How powerful is the Apple M1 Ultra? Multi-core performance close to Threadripper 3990X
Today, Apple's M1 Ultra chip release can be said to blow up the field, crushing many x86 processors. Apple claimed in the launch that the M1 Ultra performance is more powerful than 16-core desktop CPUs, and the power consumption is also 100W lower, while it is 90% ahead of i9-12900K at 60W power consumption. Just after the launch, the M1 Ultra chip's results appeared on the Geekbench website, running a single-core score of 1793 and a multi-core score of 24055 in the Geekbench 5 benchmark test.
So, is there a desktop-level processor that can compete with it?
Foreign media tom's hardware surveyed the market Geekbench5 run scores and found that the M1 Ultra's multi-core score is comparable to the 64-core Threadripper 3990X, with only a 4% difference, which is basically close to the top server processor's score.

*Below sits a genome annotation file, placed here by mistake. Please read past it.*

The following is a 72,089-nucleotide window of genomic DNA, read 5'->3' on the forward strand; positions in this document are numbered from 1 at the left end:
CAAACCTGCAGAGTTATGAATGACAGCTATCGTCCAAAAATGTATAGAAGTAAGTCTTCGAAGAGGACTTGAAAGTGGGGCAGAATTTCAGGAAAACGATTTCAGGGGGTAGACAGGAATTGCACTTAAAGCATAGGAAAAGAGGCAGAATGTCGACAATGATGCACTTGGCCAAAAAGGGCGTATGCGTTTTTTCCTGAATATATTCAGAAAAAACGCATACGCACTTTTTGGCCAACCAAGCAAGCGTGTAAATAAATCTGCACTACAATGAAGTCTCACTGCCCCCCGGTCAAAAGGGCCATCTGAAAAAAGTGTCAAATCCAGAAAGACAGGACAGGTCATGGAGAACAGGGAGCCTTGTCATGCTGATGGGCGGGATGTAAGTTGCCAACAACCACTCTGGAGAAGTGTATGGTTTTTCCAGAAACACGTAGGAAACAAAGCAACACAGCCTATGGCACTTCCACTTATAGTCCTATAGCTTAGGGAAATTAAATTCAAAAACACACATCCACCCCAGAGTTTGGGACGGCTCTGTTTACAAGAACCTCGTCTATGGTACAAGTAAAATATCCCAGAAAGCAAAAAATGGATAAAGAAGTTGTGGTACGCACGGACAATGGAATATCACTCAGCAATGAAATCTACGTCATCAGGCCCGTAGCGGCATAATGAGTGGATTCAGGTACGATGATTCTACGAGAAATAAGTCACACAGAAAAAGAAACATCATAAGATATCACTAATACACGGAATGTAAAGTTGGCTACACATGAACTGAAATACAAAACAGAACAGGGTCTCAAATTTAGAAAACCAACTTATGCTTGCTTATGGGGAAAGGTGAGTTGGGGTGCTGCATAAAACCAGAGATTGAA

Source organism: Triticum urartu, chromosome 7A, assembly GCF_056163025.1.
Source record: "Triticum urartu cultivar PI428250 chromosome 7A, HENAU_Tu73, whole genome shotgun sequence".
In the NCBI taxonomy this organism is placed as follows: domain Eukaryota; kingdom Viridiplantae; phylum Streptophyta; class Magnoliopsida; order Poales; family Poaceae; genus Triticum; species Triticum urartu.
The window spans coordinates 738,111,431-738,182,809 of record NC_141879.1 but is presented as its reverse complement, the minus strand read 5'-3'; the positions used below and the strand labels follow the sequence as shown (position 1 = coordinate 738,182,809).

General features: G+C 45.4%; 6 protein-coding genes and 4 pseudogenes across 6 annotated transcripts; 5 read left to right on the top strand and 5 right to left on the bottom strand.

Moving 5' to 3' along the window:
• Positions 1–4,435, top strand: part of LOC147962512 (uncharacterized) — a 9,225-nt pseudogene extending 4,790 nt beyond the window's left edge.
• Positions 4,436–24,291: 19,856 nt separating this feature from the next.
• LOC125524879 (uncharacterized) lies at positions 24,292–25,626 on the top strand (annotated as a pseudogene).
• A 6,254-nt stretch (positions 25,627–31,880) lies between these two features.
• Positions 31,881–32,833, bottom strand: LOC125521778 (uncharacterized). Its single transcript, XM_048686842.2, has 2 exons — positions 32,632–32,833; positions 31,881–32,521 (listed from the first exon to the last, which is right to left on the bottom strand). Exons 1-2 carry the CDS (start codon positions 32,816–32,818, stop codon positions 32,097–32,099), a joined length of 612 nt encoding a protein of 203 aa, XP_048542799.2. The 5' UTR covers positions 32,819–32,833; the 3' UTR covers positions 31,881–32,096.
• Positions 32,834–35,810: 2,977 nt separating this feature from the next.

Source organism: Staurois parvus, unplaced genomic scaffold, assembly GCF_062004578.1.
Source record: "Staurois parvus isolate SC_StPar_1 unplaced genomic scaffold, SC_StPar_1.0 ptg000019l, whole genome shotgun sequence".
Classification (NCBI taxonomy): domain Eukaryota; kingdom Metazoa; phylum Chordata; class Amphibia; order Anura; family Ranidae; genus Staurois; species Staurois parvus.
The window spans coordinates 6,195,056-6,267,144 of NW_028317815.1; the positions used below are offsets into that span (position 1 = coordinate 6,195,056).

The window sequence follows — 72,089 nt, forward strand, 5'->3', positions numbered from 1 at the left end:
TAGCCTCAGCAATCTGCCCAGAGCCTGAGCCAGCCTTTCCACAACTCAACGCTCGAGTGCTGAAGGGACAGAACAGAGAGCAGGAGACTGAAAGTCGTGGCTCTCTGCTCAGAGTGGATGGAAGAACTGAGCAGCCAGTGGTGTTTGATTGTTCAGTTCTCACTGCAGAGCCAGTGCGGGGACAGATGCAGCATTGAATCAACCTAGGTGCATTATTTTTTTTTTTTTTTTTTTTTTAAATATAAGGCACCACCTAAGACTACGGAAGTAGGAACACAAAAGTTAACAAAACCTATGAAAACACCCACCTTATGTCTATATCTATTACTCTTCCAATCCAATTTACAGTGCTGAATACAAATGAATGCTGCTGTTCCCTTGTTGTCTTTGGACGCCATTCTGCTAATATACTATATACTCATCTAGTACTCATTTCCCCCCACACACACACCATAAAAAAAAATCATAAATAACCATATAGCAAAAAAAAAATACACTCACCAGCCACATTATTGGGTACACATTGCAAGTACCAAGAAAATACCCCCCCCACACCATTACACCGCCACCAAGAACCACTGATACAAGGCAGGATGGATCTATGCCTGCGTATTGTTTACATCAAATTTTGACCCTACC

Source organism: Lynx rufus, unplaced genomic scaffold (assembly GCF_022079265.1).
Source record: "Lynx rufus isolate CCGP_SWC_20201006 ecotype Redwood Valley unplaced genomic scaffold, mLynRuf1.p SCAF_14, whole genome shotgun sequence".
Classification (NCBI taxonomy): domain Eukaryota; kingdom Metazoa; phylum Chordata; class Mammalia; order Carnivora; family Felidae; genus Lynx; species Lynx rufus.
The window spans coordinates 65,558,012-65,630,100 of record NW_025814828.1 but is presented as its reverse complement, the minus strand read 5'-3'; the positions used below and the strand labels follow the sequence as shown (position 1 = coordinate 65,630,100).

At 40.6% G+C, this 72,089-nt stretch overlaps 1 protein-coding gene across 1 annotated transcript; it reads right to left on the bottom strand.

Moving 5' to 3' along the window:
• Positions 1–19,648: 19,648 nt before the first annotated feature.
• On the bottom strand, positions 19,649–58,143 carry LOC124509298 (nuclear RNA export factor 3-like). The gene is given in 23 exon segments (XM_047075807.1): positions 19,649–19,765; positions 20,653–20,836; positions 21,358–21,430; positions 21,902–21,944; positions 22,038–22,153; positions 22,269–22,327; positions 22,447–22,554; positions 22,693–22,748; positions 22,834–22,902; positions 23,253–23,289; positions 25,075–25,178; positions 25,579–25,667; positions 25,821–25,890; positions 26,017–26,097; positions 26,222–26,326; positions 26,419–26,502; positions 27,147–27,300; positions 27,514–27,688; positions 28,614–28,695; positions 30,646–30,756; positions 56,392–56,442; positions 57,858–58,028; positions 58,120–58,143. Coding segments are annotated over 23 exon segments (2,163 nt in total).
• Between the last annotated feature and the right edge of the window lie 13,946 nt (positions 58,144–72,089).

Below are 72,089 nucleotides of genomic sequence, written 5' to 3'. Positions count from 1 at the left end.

The x86 processor is naturally not a flop, saving face in the single-core score, but even so the M1 Ultra's score is still in the middle of the i9-12900K and AMD Raider 9 5950X.
Considering that the M1 Ultra has only 20 CPU cores and consumes only 60 watts of power, this performance is incredible.
Compared to the Threadripper 3990X with 280W TDP power consumption, the M1 Ultra has a 4.7x higher power efficiency ratio.
The Apple M1 Ultra is said to be Apple's most powerful chip to date, with 20 CPU cores, including 16 performance cores and 4 energy-efficient cores.
The GPU has 48 and 64 cores to choose from, a 32-core neural network engine, support for up to 128GB of unified memory, and memory bandwidth of up to 800GB/s.
Not only that, the M1 Ultra has another record number of transistors at 114 billion (M1 Max is 57 billion transistors).